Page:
When Cecilia Ransbottom said she was “rarely able to get a bite or two” into her 3-year-old daughter, a Cook Children’s Medical Center doctor sent the girl to an inpatient feeding program.
She spent two weeks at a Dallas clinic that focuses on children with special health needs and made excellent progress, tolerating foods, gaining weight and showing no sign of the hypoglycemic episodes that Ransbottom had reported.
View the full investigative report on Munchausen syndrome by proxy here.
But court documents say the Fort Worth mother did not share that information with the Cook’s doctor. In fact, she said her daughter suffered from three low blood sugar episodes during the two-week program. The doctor took Ransbottom’s word for it and ordered the girl to undergo surgery to implant a feeding tube in her stomach.
After learning from Ransbottom about the surgery, a therapist for the girl alerted Child Protective Services, who in turn alerted Tarrant County investigator Michael Weber.
Investigators say Ransbottom, 31, also told lies about herself, claiming to have ovarian cancer, leukemia and partial deafness.
December 2013: Reported hypoglycemic episode
Ransbottom takes her daughter to the Cook’s emergency room to be treated for hypoglycemia. The girl’s blood sugar reads 42, which doctors say could have resulted from the child throwing up.
February 2014: Another ER visit
Ransbottom again takes her daughter to the emergency room, saying the girl has low blood sugar. Tests reveal that the blood sugar is fine.
March 11, 2014: Inpatient feeding program
A Cook’s doctor, told by Ransbottom about difficulties getting her daughter to eat, places the girl in an inpatient feeding program.
March 28, 2014: Suspicious Facebook posts
Ransbottom posts updates on her Facebook page about her daughter’s time in the feeding program. Investigators later obtain copies of the updates.
“I thought [my daughter] was doing great until I got here today. Then her SLP and psychologist came to find me. … [My daughter] has started to decline a bit on her eating and they aren’t thrilled. They are talking about giving her a ng tube now. Then she had a blood sugar crash right before dinner.”
A psychologist later told investigators that the posting was “without question incorrect.”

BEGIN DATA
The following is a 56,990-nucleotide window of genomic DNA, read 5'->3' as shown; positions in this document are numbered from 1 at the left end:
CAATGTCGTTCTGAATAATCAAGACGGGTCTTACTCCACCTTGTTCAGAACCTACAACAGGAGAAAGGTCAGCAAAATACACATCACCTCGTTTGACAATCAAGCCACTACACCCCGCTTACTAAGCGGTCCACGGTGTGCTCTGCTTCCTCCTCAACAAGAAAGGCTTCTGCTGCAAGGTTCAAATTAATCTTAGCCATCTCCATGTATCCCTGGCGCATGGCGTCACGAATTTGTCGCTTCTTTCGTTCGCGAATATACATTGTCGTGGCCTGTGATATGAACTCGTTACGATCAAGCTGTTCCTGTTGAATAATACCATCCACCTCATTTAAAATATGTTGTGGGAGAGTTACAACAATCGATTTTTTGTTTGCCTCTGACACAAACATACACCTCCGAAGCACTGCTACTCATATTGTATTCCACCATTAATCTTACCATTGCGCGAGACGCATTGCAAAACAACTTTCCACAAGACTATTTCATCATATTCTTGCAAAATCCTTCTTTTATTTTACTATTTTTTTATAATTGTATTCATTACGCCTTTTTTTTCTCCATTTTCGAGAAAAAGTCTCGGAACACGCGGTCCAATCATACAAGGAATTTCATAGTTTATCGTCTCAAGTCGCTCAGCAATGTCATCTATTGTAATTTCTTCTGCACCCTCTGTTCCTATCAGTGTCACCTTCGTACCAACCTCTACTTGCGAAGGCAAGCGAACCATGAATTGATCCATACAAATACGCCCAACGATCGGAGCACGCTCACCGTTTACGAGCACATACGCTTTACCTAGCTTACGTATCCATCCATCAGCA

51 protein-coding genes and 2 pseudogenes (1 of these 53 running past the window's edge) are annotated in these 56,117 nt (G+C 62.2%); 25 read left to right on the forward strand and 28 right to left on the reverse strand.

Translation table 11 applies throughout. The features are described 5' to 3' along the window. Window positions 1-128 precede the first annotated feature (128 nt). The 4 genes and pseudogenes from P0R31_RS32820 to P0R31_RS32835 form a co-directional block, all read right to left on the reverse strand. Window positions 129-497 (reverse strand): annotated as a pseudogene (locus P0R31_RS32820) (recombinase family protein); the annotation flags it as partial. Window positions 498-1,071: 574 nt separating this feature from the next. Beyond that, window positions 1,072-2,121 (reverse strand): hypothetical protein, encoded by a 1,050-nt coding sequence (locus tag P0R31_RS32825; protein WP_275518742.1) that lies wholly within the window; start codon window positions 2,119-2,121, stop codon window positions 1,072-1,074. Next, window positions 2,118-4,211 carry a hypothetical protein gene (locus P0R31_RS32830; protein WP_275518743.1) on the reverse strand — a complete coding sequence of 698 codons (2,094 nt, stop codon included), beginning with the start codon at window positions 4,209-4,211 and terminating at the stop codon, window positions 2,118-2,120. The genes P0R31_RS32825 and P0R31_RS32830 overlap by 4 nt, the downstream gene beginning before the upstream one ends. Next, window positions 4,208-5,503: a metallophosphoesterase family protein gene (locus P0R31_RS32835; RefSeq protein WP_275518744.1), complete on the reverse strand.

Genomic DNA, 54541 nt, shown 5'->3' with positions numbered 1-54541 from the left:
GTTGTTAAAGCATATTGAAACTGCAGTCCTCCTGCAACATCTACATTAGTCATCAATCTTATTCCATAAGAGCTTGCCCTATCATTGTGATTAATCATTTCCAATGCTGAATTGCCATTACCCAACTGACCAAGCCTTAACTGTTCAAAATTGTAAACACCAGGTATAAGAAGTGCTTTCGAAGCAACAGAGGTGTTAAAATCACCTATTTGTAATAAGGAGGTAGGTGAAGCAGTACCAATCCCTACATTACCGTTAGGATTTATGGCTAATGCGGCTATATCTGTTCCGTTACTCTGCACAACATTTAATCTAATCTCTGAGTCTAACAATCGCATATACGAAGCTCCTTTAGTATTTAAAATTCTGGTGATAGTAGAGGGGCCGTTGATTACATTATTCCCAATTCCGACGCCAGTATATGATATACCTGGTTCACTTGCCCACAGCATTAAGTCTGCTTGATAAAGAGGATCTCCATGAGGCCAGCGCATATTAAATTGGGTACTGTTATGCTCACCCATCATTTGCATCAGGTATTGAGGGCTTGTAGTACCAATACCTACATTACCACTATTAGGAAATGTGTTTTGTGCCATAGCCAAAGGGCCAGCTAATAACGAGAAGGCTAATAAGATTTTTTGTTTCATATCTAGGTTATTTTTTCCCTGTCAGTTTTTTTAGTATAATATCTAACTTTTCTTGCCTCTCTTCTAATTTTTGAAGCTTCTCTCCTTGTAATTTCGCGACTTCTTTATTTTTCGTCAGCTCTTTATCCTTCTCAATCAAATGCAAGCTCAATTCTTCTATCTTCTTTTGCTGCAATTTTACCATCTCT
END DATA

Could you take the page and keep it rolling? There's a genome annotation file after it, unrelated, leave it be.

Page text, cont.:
April 10, 2014: Daughter released from program
Program staffers assure Ransbottom that her daughter does not need a feeding tube and give Ransbottom and her husband a feeding schedule to follow after the girl’s release from the inpatient program.
May 7, 2014: Daughter undergoes surgery
CPS notifies Weber that it has received a report of possible medical child abuse.
A concerned therapist contacted CPS after Ransbottom told her that her daughter would soon be undergoing surgery to place a feeding tube in her stomach, despite being told by more than one therapist that one was not needed.
CPS learns that the girl had the surgery that morning.
May 8, 2014: Ransbottom interviewed by authorities
Weber interviews Ransbottom, who claims that her daughter has a missing chromosome, is autistic and has a sensory disorder. Ransbottom says that she followed the feeding protocol after her daughter’s release from the feeding program but that the girl refused to eat.
Ransbottom also tells Weber that she had ovarian cancer but later admits during the interview that she didn’t. She also admits telling another doctor that she had leukemia.
May 23, 2014: Another CPS report
Bridget Sexton, a longtime friend of Ransbottom’s, files a CPS report using a fake name. Sexton tells the agency that in a recent visit to Ransbottom’s home, her friend was not adequately feeding her children.
She also tells CPS that Ransbottom told her that she had previously filed for disability for the 3-year-old and would not get money for the girl until the placement of a feeding tube.
July 2014: Interview with Ransbottom’s husband
Weber interviews Ransbottom’s husband, who says his wife handled medical care for their two daughters and his son from a previous relationship.
He also says his wife told him she had cancer and a bone marrow transplant but would not let him accompany her to appointments.
The husband acknowledges to Weber that he was so worn down by his wife’s constant needs that he basically “checked out,” letting her and his kids do their own thing.
August 2014: Ransbottom arrested
Ransbottom is arrested on a warrant accusing her of injury to a child causing bodily injury for causing her daughter to undergo an unnecessary surgery for the feeding tube.
June 1, 2015: Ransbottom reaches plea deal
Ransbottom pleads guilty to injury to a child causing bodily injury in exchange for five years’ deferred adjudication probation and a $500 fine. As part of the plea, she is barred from any contact with her two daughters during her probation.
Her children live with their father.